Belfast Telegraph

Rapist back in jail after breaching licence

By Ashleigh McDonald

A convicted rapist has had his licence suspended and is back behind bars after a court was told how he has been "under the influence of substances every day" since his release last month.

Joseph McCabe lost his place at Dismas Hostel on the Ormeau Road after breaching the terms of his licence for a sixth time.

The 33-year old west Belfast man was handed a 14-year jail term in 2006 for the rape of a pensioner.

He served half the sentence and was released from custody in May 2013, but went on the run after breaching the terms of his licence. Following a manhunt which spanned Ireland, McCabe handed himself in.

These actions resulted in his licence being suspended for a year and he was returned to custody.

He was back in court yesterday and subsequently had a further year's suspension on his licence after it emerged he had been under the influence every day since his last release on February 17 this year.

Setting out the terms of the breach to Judge Geoffrey Miller QC, prosecutor Simon Jenkins revealed that on March 7 the Probation Board were informed that McCabe's hostel place had been withdrawn as he had been "under the influence of substances every day since his release".

Pointing out this was McCabe's sixth breach, Mr Jenkins said that the licence period of McCabe's sentence was not due to expire until February 2020.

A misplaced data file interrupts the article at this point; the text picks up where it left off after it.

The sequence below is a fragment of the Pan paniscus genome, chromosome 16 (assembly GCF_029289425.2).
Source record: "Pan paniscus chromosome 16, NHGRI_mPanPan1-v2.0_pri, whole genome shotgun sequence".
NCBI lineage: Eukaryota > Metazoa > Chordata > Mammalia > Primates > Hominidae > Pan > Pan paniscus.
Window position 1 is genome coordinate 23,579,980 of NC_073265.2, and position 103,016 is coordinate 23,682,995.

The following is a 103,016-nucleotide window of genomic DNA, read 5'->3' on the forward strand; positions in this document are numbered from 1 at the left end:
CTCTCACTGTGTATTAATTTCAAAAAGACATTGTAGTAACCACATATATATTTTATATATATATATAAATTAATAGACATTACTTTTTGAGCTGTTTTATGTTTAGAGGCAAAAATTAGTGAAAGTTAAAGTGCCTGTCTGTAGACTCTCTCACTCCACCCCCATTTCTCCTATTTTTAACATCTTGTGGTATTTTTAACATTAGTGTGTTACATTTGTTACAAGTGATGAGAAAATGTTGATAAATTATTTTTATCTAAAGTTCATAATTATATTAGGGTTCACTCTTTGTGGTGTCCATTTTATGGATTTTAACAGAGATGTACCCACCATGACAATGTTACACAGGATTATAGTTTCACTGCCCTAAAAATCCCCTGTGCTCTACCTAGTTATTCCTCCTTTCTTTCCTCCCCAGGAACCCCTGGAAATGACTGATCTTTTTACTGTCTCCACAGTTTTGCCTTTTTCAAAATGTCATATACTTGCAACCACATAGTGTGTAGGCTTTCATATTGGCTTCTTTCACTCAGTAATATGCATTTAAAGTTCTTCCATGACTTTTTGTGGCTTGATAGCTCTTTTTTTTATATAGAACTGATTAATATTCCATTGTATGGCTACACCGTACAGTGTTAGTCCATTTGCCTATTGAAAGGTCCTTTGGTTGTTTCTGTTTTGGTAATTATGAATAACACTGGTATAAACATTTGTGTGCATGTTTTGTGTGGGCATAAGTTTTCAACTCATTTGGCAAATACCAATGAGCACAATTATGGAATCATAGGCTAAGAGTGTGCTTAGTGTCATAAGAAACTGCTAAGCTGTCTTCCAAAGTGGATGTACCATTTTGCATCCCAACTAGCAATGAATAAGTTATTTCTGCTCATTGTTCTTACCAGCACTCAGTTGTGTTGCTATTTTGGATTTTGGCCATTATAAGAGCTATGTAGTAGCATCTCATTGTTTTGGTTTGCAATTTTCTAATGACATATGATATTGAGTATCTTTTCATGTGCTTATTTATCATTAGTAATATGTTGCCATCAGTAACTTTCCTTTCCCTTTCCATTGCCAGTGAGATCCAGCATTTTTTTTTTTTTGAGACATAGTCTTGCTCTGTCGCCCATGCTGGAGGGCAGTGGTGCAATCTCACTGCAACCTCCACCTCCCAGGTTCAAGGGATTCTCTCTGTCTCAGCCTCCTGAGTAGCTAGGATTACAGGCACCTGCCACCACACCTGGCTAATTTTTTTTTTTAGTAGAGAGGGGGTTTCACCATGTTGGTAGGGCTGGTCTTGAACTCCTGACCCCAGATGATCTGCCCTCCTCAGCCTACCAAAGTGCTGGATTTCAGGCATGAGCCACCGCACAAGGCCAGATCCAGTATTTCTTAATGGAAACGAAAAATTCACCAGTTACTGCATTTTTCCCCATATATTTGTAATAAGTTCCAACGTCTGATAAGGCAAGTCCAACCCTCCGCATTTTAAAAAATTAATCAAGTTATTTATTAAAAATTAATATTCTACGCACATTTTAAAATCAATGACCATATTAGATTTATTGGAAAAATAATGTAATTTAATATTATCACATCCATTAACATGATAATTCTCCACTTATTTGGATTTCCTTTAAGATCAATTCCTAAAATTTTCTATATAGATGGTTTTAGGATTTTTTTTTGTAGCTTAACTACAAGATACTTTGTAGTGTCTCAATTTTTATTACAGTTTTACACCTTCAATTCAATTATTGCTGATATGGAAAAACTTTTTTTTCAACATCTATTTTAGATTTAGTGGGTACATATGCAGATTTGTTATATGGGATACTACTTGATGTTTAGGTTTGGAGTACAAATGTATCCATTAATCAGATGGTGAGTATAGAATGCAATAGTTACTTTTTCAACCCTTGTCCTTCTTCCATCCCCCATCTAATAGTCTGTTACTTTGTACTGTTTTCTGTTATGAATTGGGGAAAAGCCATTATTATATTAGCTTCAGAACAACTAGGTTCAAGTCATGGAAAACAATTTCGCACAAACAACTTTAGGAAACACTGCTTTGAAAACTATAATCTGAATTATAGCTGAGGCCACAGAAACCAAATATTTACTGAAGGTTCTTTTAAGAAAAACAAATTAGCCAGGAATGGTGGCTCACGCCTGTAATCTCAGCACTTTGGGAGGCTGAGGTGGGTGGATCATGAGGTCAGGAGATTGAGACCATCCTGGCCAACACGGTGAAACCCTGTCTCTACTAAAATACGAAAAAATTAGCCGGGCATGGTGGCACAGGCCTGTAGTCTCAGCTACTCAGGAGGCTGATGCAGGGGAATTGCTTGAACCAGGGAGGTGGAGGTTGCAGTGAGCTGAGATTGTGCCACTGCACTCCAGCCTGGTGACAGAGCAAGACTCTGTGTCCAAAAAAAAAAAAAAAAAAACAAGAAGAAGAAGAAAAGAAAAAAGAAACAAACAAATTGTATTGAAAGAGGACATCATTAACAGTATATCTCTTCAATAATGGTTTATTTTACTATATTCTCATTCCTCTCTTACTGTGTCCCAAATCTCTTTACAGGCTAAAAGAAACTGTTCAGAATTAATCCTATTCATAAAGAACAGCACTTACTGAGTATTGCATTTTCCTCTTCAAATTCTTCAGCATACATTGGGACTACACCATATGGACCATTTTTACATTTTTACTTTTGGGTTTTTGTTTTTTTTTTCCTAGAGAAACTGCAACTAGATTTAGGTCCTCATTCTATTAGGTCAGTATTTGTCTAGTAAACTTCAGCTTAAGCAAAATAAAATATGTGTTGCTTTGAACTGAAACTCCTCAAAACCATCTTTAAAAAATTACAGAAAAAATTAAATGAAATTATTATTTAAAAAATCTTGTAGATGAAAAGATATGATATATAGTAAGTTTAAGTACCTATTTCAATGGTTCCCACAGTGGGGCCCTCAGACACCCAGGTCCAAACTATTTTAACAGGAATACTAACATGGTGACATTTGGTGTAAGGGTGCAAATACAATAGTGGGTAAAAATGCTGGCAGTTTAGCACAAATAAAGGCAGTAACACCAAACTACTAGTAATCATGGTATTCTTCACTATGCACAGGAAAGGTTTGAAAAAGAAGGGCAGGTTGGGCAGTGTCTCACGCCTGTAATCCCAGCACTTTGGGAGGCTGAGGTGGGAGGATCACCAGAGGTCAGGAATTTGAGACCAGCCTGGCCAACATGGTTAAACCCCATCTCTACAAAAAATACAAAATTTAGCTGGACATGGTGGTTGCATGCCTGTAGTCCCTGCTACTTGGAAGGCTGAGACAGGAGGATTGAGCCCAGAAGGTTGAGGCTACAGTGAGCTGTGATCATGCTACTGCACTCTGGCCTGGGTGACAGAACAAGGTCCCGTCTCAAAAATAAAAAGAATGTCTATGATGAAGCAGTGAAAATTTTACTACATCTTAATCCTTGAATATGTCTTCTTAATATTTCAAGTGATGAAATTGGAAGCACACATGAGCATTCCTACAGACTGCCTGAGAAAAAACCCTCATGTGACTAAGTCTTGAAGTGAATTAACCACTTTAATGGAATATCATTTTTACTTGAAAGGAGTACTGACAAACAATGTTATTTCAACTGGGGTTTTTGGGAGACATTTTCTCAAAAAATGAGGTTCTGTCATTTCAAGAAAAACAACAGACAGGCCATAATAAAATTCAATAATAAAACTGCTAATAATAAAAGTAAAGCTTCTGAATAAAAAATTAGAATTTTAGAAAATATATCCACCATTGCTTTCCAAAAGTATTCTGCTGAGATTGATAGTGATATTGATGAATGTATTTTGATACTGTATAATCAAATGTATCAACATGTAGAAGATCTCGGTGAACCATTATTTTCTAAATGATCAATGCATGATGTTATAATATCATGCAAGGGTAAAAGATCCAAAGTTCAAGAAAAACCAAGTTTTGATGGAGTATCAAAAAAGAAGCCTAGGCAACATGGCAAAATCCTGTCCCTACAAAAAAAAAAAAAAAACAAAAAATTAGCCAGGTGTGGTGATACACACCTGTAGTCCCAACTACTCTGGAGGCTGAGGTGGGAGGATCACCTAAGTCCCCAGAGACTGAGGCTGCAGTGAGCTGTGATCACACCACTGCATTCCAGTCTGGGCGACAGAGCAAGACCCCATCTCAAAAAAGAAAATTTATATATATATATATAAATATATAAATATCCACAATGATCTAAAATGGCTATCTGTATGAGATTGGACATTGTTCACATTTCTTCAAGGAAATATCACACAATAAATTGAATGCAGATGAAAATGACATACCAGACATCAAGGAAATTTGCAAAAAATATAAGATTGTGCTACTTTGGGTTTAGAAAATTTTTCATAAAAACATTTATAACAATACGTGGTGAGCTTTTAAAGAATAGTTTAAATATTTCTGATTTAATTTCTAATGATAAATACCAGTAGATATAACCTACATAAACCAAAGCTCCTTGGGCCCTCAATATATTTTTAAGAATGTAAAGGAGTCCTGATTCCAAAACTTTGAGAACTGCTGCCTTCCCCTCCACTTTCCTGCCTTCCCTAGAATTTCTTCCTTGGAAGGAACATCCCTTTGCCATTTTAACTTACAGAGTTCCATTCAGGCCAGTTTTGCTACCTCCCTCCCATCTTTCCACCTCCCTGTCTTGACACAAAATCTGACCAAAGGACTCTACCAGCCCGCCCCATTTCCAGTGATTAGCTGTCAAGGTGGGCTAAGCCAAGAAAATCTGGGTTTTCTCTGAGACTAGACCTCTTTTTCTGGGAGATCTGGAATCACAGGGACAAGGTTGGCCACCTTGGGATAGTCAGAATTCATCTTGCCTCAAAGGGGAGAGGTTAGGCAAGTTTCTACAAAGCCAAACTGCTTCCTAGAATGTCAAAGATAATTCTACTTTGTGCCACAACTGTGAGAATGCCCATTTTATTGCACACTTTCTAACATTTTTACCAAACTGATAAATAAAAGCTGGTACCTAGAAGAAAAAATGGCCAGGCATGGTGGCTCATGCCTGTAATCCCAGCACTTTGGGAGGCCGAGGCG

Mr Jenkins requested that due to this breach, McCabe's licence should once again be suspended, as it has been following each breach. This, he said, was in a bid to protect the public - and especially vulnerable women - from a potential risk imposed by the convicted sex offender.

A probation officer told Belfast Crown Court that while McCabe had been attending some appointments when he was out on licence, the main issue is drink and drugs.

A solicitor acting on McCabe's behalf said that just before being released from custody last month, he took a "considerable amount of drugs before he left prison, which may account for his behaviour upon his release".

He told the court that McCabe denies he was under the influence every day, but accepted he had breached conditions of his licence for a sixth time.

The solicitor branded his client "institutionalised" and spoke of a "vicious circle" whereby McCabe is released on licence, breaches the terms of the licence and is returned to custody.

Warning McCabe that he was travelling a path towards oblivion, Judge Miller suspended his licence for a year, and urged him to engage with programmes available within prison to help him address his issues, and engage with probation on his release.

Returning McCabe to custody, Judge Miller told him: "You have to take some control of your life, otherwise the prospects for you are, unfortunately, very bleak."

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